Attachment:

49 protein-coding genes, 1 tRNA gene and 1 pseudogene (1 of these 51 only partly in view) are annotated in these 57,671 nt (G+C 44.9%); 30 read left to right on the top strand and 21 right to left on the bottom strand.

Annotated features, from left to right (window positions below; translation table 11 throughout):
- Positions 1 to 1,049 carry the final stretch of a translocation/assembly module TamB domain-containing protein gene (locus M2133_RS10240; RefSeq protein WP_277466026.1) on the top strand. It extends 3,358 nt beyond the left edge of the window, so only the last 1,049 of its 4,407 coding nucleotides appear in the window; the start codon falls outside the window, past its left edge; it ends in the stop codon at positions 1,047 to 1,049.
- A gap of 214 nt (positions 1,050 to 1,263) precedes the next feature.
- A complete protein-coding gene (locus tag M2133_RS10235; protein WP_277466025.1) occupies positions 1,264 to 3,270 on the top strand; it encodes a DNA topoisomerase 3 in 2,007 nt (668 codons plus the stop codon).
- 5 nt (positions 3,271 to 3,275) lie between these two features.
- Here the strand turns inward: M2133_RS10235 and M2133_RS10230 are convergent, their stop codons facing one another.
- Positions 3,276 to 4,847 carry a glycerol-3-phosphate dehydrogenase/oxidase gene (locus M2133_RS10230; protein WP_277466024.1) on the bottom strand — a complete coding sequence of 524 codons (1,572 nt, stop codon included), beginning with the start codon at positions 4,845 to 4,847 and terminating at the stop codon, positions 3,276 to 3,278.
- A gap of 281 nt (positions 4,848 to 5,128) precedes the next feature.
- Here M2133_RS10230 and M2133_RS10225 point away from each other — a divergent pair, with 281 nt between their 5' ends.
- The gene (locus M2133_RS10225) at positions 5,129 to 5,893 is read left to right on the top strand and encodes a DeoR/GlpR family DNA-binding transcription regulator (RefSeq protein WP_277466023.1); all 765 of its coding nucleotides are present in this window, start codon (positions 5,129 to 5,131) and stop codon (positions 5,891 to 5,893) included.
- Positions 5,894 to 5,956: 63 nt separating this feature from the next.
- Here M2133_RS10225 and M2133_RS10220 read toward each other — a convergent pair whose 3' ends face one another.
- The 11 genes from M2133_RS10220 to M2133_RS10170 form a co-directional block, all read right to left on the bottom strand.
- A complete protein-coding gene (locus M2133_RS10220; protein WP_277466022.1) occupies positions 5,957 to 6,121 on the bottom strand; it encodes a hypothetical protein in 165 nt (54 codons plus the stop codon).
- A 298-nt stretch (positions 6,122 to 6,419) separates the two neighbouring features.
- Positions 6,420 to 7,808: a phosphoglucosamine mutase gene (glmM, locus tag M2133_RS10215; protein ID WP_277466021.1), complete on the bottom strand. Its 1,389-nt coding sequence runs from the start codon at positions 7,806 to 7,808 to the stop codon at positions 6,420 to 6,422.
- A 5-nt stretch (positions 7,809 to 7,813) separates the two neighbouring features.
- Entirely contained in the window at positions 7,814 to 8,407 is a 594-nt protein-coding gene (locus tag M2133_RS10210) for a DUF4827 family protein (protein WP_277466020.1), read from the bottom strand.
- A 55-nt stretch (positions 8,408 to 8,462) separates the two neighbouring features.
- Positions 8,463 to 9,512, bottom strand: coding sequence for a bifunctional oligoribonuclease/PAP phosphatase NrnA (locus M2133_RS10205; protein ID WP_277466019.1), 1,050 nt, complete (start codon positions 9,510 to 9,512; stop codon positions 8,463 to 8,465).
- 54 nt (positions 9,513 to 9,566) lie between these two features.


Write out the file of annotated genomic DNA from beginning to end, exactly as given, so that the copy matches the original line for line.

49 protein-coding genes, 1 tRNA gene and 1 pseudogene (1 of these 51 only partly in view) are annotated in these 57,671 nt (G+C 44.9%); 30 read left to right on the top strand and 21 right to left on the bottom strand.

Annotated features, from left to right (window positions below; translation table 11 throughout):
- Positions 1 to 1,049 carry the final stretch of a translocation/assembly module TamB domain-containing protein gene (locus M2133_RS10240; RefSeq protein WP_277466026.1) on the top strand. It extends 3,358 nt beyond the left edge of the window, so only the last 1,049 of its 4,407 coding nucleotides appear in the window; the start codon falls outside the window, past its left edge; it ends in the stop codon at positions 1,047 to 1,049.
- A gap of 214 nt (positions 1,050 to 1,263) precedes the next feature.
- A complete protein-coding gene (locus tag M2133_RS10235; protein WP_277466025.1) occupies positions 1,264 to 3,270 on the top strand; it encodes a DNA topoisomerase 3 in 2,007 nt (668 codons plus the stop codon).
- 5 nt (positions 3,271 to 3,275) lie between these two features.
- Here the strand turns inward: M2133_RS10235 and M2133_RS10230 are convergent, their stop codons facing one another.
- Positions 3,276 to 4,847 carry a glycerol-3-phosphate dehydrogenase/oxidase gene (locus M2133_RS10230; protein WP_277466024.1) on the bottom strand — a complete coding sequence of 524 codons (1,572 nt, stop codon included), beginning with the start codon at positions 4,845 to 4,847 and terminating at the stop codon, positions 3,276 to 3,278.
- A gap of 281 nt (positions 4,848 to 5,128) precedes the next feature.
- Here M2133_RS10230 and M2133_RS10225 point away from each other — a divergent pair, with 281 nt between their 5' ends.
- The gene (locus M2133_RS10225) at positions 5,129 to 5,893 is read left to right on the top strand and encodes a DeoR/GlpR family DNA-binding transcription regulator (RefSeq protein WP_277466023.1); all 765 of its coding nucleotides are present in this window, start codon (positions 5,129 to 5,131) and stop codon (positions 5,891 to 5,893) included.
- Positions 5,894 to 5,956: 63 nt separating this feature from the next.
- Here M2133_RS10225 and M2133_RS10220 read toward each other — a convergent pair whose 3' ends face one another.
- The 11 genes from M2133_RS10220 to M2133_RS10170 form a co-directional block, all read right to left on the bottom strand.
- A complete protein-coding gene (locus M2133_RS10220; protein WP_277466022.1) occupies positions 5,957 to 6,121 on the bottom strand; it encodes a hypothetical protein in 165 nt (54 codons plus the stop codon).
- A 298-nt stretch (positions 6,122 to 6,419) separates the two neighbouring features.
- Positions 6,420 to 7,808: a phosphoglucosamine mutase gene (glmM, locus tag M2133_RS10215; protein ID WP_277466021.1), complete on the bottom strand. Its 1,389-nt coding sequence runs from the start codon at positions 7,806 to 7,808 to the stop codon at positions 6,420 to 6,422.
- A 5-nt stretch (positions 7,809 to 7,813) separates the two neighbouring features.
- Entirely contained in the window at positions 7,814 to 8,407 is a 594-nt protein-coding gene (locus tag M2133_RS10210) for a DUF4827 family protein (protein WP_277466020.1), read from the bottom strand.
- A 55-nt stretch (positions 8,408 to 8,462) separates the two neighbouring features.
- Positions 8,463 to 9,512, bottom strand: coding sequence for a bifunctional oligoribonuclease/PAP phosphatase NrnA (locus M2133_RS10205; protein ID WP_277466019.1), 1,050 nt, complete (start codon positions 9,510 to 9,512; stop codon positions 8,463 to 8,465).
- 54 nt (positions 9,513 to 9,566) lie between these two features.